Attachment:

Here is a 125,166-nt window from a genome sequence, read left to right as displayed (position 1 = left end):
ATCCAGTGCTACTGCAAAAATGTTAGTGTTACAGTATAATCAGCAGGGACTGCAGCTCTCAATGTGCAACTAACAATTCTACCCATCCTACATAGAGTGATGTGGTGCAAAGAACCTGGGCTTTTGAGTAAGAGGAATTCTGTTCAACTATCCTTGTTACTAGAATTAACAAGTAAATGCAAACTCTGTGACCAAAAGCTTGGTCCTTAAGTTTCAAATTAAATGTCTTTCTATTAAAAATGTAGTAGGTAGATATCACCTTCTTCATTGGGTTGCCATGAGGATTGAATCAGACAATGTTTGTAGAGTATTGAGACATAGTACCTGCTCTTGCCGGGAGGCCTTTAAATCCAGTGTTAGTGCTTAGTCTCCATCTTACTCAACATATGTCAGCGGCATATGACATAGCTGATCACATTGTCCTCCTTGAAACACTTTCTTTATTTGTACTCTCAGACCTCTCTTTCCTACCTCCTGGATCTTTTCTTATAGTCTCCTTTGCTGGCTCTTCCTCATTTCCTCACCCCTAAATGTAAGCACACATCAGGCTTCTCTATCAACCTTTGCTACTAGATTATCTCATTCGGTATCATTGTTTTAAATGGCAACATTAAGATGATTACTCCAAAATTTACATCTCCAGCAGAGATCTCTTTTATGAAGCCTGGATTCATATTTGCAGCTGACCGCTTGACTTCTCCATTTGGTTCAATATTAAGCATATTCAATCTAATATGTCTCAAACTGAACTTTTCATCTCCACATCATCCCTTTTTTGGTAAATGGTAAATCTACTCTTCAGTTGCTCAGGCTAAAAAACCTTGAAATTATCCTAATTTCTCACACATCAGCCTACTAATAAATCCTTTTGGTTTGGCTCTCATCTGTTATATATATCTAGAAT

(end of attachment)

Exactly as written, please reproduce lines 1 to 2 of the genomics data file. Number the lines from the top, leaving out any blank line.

Here is a 125,166-nt window from a genome sequence, read left to right as displayed (position 1 = left end):
ATCCAGTGCTACTGCAAAAATGTTAGTGTTACAGTATAATCAGCAGGGACTGCAGCTCTCAATGTGCAACTAACAATTCTACCCATCCTACATAGAGTGATGTGGTGCAAAGAACCTGGGCTTTTGAGTAAGAGGAATTCTGTTCAACTATCCTTGTTACTAGAATTAACAAGTAAATGCAAACTCTGTGACCAAAAGCTTGGTCCTTAAGTTTCAAATTAAATGTCTTTCTATTAAAAATGTAGTAGGTAGATATCACCTTCTTCATTGGGTTGCCATGAGGATTGAATCAGACAATGTTTGTAGAGTATTGAGACATAGTACCTGCTCTTGCCGGGAGGCCTTTAAATCCAGTGTTAGTGCTTAGTCTCCATCTTACTCAACATATGTCAGCGGCATATGACATAGCTGATCACATTGTCCTCCTTGAAACACTTTCTTTATTTGTACTCTCAGACCTCTCTTTCCTACCTCCTGGATCTTTTCTTATAGTCTCCTTTGCTGGCTCTTCCTCATTTCCTCACCCCTAAATGTAAGCACACATCAGGCTTCTCTATCAACCTTTGCTACTAGATTATCTCATTCGGTATCATTGTTTTAAATGGCAACATTAAGATGATTACTCCAAAATTTACATCTCCAGCAGAGATCTCTTTTATGAAGCCTGGATTCATATTTGCAGCTGACCGCTTGACTTCTCCATTTGGTTCAATATTAAGCATATTCAATCTAATATGTCTCAAACTGAACTTTTCATCTCCACATCATCCCTTTTTTGGTAAATGGTAAATCTACTCTTCAGTTGCTCAGGCTAAAAAACCTTGAAATTATCCTAATTTCTCACACATCAGCCTACTAATAAATCCTTTTGGTTTGGCTCTCATCTGTTATATATATCTAGAAT